Japan ex-PM Yasuhiro Nakasone turns 100, calls for change to post-war pacifist constitution in birthday message

Yasuhiro Nakasone has long advocated amending the US-drafted charter to clarify the ambiguous status of the military – a goal shared by incumbent premier Shinzo Abe

PUBLISHED : Sunday, 27 May, 2018, 3:11pm
UPDATED : Sunday, 27 May, 2018, 9:41pm

It is somehow fitting in a country known for longevity that one of Japan’s most prominent former leaders has reached 100 years of age.

As a second world war naval officer, Yasuhiro Nakasone witnessed the depths of his country’s utter defeat and devastation.

Four decades later he presided over Japan in the 1980s at the pinnacle of its economic success. In recent years, he has lobbied for revision of the war-renouncing, US-drafted constitution, a long-time cause that neither he nor any successor has achieved to date.

He urged politicians to seriously tackle the matter, which remains a contentious topic among the Japanese public.

“To resolutely open the path to the nation’s future … is the essence of politics,” Nakasone said in a statement issued to mark his birthday that was carried by Japanese media.

Nakasone, who is cared for by his 71-year-old daughter at their Tokyo home, is slowing down but in fine health, his aide Masaki Donji said.

He skipped his annual speech at a May rally in support of constitutional revision, because he had broken his right hand and couldn’t use his cane to get up from his wheelchair.

Still, he checks newspapers every morning and reads books, and sometimes drops by his office, escorted by his family.

“Endless hunger for exploration and intellectual curiosity is crucial,” Nakasone said

The son of a timber merchant, Nakasone was born May 27, 1918, the last year of the first world war. He went to Tokyo Imperial University before entering the navy, where he rose to lieutenant commander during the second world war.

He began his political career as a fiery nationalist denouncing the US occupation, which lasted from 1945 to 1952.

He was a driving force in the 1950s behind building nuclear reactors in resource-poor Japan, a move that helped propel the nation’s post-war economic growth and recovery.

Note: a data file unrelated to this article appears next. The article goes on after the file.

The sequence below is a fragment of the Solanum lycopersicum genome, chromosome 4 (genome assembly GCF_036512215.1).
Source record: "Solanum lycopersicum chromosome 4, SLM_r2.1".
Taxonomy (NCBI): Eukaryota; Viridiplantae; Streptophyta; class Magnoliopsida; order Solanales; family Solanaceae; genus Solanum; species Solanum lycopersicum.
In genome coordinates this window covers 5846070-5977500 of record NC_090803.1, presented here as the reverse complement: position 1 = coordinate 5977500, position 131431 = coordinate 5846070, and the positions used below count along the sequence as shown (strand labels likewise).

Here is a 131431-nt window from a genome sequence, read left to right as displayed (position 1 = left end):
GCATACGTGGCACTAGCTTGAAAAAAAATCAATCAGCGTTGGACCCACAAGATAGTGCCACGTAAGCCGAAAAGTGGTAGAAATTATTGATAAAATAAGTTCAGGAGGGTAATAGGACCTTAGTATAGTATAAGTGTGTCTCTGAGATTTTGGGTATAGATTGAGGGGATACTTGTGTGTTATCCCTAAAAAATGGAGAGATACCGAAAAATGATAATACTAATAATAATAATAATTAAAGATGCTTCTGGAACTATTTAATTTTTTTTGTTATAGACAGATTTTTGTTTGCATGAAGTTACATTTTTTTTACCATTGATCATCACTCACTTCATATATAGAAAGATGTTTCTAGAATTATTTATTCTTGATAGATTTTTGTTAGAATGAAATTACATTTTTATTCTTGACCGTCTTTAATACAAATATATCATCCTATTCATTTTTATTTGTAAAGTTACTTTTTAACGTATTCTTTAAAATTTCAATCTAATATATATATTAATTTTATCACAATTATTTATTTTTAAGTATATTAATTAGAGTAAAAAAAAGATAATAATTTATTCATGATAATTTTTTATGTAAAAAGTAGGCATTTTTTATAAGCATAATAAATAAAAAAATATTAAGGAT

During more than a half-century in parliament, he served as defence chief and head of the powerful Ministry of International Trade and Industry.

As prime minister from 1982 to 1987, he strengthened Japan’s defence and alliance with the US while tackling vested interests to launch the privatisation of the state telephone, tobacco and railway companies.

Known for his “Ron and Yasu” friendship with former US president Ronald Reagan, Nakasone made headlines after taking office when he said that, in the event of a war, he would make Japan an unsinkable “aircraft carrier” for US forces and bottle up the Soviet navy.

His nationalist legacy includes the first official visit by a post-war prime minister to Yasukuni Shrine, which honours Japan’s war dead, among them convicted war criminals.

His visit fuelled disputes with China and South Korea over second war history that persist to this day.

Both nationalist and wrestling with the same issues – stronger military, constitutional revision and even trade friction with the US – Prime Minister Shinzo Abe has been compared to Nakasone by some Japanese media and analysts.

But Japan that Abe leads today is no longer at its peak and China is now a rival to the US, prompting Abe to be more hawkish toward Beijing’s aspirations.

“The important difference between these two leaders is that Nakasone experienced the war, the real battlegrounds and saw his buddies killed. This brought some intrinsic humbleness to Nakasone, though he often looks haughty,” said Hiro Aida, an international politics professor at Aoyama Gakuin University in Tokyo.

Nakasone is not the first ex-Japanese leader to reach 100; Prince Naruhiko Higashikuni, the prime minister for 54 days immediately after the second world war, lived to be 102.

Japan is home to more than 67,000 centenarians, including the world’s oldest person, a 117-year-old woman.

Nakasone says he is not done yet.

“I am determined to devote myself to my last service for the country, for the people and for my hometown,” he said.

Nakasone was forced to retire in 2003 when he was 85, along with other elder statesmen, by then-premier Junichiro Koizumi, who was keen to rejuvenate the Liberal Democratic Party’s image as a party of staid, elderly politicians.

Associated Press, Reuters